One of the key issues is that there have not yet been RCTs for this treatment. In a disease such as COVID-19, where the large majority of people do recover, one way or the other, touting one treatment or another as a breakthrough without following a protocol of a control group cannot produce valid results, but here the French doctor who has been promoting this treatment, in combination with azithromycin, Didier Raoult, has been doing exactly this, by claiming that his treatment is so clearly successful that it would unethical to deny it to his patients. (See this Forbes article for a distillation of the debate, and a Q&A at The Hospitalist for some further scholarly comments.)
But hydroxychloroquine is not the only aspect of the pandemic where conventional wisdom and science are at odds.
Second, ventilators: here’s a report from STAT on April 8th: “With ventilators running out, doctors say the machines are overused for Covid-19.”
Even as hospitals and governors raise the alarm about a shortage of ventilators, some critical care physicians are questioning the widespread use of the breathing machines for Covid-19 patients, saying that large numbers of patients could instead be treated with less intensive respiratory support.
If the iconoclasts are right, putting coronavirus patients on ventilators could be of little benefit to many and even harmful to some.
What’s driving this reassessment is a baffling observation about Covid-19: Many patients have blood oxygen levels so low they should be dead. But they’re not gasping for air, their hearts aren’t racing, and their brains show no signs of blinking off from lack of oxygen.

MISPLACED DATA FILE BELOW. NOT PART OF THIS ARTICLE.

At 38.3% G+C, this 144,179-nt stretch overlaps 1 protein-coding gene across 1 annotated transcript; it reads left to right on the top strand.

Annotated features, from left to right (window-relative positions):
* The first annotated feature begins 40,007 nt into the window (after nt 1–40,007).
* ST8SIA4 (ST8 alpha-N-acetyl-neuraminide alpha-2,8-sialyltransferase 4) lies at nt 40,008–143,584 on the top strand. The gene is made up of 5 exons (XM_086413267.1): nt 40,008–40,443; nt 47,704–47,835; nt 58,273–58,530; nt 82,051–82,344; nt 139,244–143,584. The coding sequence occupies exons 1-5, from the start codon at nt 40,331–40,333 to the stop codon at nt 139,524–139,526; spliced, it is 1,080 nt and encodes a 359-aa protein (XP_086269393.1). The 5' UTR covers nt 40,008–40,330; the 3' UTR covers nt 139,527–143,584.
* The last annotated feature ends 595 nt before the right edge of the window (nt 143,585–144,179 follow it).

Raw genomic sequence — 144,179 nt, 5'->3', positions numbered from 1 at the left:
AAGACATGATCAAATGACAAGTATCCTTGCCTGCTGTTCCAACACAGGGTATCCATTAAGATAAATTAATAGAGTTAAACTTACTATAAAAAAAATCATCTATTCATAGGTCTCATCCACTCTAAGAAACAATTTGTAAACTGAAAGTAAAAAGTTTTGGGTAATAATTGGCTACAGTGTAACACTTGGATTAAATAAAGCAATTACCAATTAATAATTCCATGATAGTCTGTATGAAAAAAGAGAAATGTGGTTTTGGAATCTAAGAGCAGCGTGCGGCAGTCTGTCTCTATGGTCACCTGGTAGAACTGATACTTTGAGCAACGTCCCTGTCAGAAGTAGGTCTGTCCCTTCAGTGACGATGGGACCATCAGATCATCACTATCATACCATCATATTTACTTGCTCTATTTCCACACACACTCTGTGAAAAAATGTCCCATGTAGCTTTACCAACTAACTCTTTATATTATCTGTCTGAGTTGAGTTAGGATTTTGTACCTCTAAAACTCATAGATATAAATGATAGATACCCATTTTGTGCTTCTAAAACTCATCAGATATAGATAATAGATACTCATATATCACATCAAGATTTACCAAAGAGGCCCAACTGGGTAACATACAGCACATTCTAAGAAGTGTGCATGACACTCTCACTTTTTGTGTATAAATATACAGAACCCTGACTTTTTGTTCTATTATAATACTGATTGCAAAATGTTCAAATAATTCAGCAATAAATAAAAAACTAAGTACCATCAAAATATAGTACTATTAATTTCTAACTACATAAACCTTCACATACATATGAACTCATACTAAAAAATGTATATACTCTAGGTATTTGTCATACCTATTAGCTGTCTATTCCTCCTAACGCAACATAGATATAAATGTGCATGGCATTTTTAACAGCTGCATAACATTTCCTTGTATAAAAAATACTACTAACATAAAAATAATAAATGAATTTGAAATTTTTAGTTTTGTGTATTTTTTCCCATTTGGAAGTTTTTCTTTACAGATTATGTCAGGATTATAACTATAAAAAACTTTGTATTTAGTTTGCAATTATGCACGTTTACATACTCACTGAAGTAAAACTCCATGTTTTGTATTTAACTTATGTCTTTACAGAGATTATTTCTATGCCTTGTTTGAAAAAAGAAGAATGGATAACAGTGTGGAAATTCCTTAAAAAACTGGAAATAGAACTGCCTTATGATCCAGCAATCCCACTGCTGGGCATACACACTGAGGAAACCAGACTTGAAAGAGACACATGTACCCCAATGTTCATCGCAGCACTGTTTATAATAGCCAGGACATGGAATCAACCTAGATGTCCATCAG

That is making critical care physicians suspect that blood levels of oxygen, which for decades have driven decisions about breathing support for patients with pneumonia and acute respiratory distress, might be misleading them about how to care for those with Covid-19. In particular, more and more are concerned about the use of intubation and mechanical ventilators. They argue that more patients could receive simpler, noninvasive respiratory support, such as the breathing masks used in sleep apnea, at least to start with and maybe for the duration of the illness.
This is not just a matter of trying to save money or resources by minimizing the use of ventilators. As the article reports, ventilation can actually cause harm: “Older patients who do survive risk permanent cognitive and respiratory damage from being on heavy sedation for many days if not weeks and from the intubation.”
And patients with COVID-19 who are placed on ventilators have an extremely high fatality rate: in one instance, 30 of 37 patients placed on mechanical ventilation died within a month. In another, only one out of seven patients older than 70, placed on a ventilator, survived.